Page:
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Letter of the day: Is National Alcohol Policy a pipe dream?

Published:Friday | July 24, 2015 | 12:00 AM
Liquor-loving patrons pose for a photo at Olympia Crown Hotel on Molynes Road, St Andrew, on July 21.


I commend Dr Fenton Ferguson and his ministry on the great strides made with the tobacco policy implemented in 2013, as figures have already shown a dramatic decrease in reported related illnesses. I further commend him on receiving approval from Cabinet on the National Alcohol Policy, as was noted at the National Alcohol Policy Workshop.

It is difficult, however, to see the possibility of achieving the policy's target of a three per cent decrease in alcohol consumption by 2018.

I must remind that this feat is nothing like the challenge the ministry continues to face with the tobacco-control initiative, as stringent regulations and policies are already in place to support that cause.

The World Health Organization (WHO) states that the harmful effects of alcohol are determined separately by volume consumed and patterns of drinking. The WHO recommends to policymakers many measures, among which include the effectiveness of marketing regulations, in particular to young people, and the reduction of this demand through taxing and pricing mechanisms. In many developed countries, alcohol policy is similar to that of tobacco, where advertising and pricing are the most highly regulated forms of marketing in the world.

Jamaica is unique, with a myriad of socio-economic and lifestyle factors that demand a more rigid approach to the challenge of alcohol overconsumption.

Our youth are heavily exposed to an entertainment lifestyle as part of a culture where there are even more reasons and occasions to drink and the purchasing age is not enforced. Alcohol is readily available - from corner shops to nightclubs.

As the minister stated at the National Alcohol Policy Workshop, statistics show that alcohol remains the most widely used substance among adolescents.


Targeting the youth


Within developed countries with a mature market, advertising and marketing campaigns compete with other brands for market share. In Jamaica, however, the marketing and brand-centric sponsorships in the masses and price specials hawk on the fresh youth of our society. The ongoing trend of different vodka variants with youth appeal and the penetration of flavoured beer seek to create new consumption among the most vulnerable - our youth.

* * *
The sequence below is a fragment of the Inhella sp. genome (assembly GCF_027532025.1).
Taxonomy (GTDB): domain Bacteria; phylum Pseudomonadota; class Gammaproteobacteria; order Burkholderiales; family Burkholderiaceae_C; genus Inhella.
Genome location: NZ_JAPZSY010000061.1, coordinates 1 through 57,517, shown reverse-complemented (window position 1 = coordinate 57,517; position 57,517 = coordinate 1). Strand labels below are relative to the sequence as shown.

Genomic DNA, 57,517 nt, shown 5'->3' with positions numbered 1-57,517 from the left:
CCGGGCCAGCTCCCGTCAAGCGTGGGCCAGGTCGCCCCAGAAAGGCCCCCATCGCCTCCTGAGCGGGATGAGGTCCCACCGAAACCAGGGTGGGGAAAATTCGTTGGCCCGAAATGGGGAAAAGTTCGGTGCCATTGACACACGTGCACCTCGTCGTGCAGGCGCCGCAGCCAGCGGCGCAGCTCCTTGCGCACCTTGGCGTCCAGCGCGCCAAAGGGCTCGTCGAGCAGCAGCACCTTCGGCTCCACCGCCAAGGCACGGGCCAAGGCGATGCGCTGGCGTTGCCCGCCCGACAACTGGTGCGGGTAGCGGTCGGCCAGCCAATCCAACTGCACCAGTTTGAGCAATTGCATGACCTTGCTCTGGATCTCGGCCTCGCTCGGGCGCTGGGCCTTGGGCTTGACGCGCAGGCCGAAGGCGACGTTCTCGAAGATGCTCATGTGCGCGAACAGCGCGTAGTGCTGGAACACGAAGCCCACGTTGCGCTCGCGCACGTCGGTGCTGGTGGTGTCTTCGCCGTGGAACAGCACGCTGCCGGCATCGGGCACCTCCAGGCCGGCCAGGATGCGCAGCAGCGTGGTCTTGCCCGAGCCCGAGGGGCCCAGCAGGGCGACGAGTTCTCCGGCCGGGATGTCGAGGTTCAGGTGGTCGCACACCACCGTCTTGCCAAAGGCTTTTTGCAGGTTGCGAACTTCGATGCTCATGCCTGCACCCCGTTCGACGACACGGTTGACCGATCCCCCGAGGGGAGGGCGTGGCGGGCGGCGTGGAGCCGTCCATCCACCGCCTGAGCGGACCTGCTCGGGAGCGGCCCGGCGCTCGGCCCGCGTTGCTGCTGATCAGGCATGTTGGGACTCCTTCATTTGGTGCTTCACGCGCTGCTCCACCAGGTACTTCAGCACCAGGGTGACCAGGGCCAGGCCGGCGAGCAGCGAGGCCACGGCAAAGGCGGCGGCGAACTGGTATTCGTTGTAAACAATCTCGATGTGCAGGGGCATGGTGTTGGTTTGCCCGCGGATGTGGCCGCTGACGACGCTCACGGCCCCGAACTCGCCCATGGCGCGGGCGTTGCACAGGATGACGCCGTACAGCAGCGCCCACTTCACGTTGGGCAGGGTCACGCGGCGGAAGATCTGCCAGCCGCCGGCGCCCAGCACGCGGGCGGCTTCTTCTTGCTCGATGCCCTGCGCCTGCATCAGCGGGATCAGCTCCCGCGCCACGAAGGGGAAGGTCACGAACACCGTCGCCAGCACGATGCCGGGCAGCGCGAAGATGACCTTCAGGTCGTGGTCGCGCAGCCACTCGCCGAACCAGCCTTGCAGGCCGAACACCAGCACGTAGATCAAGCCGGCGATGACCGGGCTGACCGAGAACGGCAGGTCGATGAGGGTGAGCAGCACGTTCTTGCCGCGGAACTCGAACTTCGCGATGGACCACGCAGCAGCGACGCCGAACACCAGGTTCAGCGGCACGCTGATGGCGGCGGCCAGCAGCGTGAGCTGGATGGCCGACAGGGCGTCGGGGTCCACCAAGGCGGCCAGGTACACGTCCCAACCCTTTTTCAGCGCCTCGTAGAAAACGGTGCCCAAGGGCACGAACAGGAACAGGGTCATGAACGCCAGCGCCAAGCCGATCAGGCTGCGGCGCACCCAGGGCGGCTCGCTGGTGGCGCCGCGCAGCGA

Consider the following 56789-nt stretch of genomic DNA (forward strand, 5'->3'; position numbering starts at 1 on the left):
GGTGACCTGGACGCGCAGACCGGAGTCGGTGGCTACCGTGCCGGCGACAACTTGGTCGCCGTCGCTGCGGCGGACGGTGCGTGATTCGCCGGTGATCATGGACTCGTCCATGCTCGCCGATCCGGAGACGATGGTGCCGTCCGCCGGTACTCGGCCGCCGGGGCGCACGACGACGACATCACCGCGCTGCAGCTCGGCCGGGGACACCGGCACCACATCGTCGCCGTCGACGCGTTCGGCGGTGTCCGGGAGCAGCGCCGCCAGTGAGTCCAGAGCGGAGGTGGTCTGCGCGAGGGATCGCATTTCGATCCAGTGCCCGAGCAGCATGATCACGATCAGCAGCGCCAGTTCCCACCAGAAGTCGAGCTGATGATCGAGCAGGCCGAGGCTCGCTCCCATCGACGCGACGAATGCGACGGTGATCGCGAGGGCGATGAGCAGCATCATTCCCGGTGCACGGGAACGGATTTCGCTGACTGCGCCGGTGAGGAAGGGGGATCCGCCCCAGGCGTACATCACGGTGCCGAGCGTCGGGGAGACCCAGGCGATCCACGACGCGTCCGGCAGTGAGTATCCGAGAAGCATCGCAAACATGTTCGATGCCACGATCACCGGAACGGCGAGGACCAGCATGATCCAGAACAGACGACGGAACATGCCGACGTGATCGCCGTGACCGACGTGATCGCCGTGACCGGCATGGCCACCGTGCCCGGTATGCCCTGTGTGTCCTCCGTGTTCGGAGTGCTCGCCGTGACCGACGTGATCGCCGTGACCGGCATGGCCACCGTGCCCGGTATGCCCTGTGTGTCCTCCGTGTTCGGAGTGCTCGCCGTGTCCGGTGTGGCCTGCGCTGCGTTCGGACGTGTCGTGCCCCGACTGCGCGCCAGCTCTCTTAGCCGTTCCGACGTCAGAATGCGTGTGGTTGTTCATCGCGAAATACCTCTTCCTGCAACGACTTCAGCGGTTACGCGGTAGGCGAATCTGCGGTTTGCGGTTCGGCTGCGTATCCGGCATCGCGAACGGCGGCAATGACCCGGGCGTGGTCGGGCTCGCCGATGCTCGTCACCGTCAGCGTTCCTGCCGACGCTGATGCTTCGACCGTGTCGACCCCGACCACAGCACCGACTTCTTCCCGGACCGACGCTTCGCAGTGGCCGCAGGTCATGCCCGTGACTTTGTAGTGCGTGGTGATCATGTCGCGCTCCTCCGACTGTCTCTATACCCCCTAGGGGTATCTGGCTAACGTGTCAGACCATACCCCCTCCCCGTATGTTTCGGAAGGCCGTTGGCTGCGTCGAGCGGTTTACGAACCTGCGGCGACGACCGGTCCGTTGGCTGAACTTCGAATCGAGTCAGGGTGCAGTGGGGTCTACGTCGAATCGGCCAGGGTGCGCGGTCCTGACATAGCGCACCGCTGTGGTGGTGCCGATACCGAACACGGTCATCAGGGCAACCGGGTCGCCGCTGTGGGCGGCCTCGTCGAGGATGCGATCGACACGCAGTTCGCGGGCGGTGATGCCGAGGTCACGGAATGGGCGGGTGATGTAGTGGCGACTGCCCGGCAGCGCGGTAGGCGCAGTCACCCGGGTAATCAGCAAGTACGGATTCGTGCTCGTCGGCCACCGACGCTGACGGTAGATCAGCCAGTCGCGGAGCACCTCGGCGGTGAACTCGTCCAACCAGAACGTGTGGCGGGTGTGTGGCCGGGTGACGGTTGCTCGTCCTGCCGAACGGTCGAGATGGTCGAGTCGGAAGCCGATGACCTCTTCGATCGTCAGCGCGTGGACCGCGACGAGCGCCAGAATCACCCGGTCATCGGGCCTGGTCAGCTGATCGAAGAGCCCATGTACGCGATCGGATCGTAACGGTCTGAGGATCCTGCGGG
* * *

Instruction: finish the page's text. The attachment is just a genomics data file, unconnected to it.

How then can the minister's proposed social-marketing awareness campaign run concurrently with the 'noise' created by the multimillion-dollar appealing alcohol campaigns?

The awareness campaign is set up to fail. With any decrease in alcohol consumption comes a decline in alcohol sales. There will exist, then, a greater need for local and foreign-owned alcohol companies to invest and pump more dollars into campaigns that target young people, in an effort to regain volumes.

Does our Government have an unlimited budget to continue with an awareness campaign as a response to this guaranteed reaction from alcohol companies?

What about legislation, regulation and taxation? Surely, these same foreign alcohol companies willingly comply with other countries such as Kenya, France and Norway that are valiant in their fight against non-communicable diseases.

To get bold results, we need bold measures, not an almost ineffective social marketing campaign that may indeed bring about awareness, but an insufficient shift in youth consumption.

I, as many citizens of this country, hear and read of the proposed initiatives made by our Government, but wait to feel the grit necessary to accomplish the ambitious target set out by the National Alcohol Policy.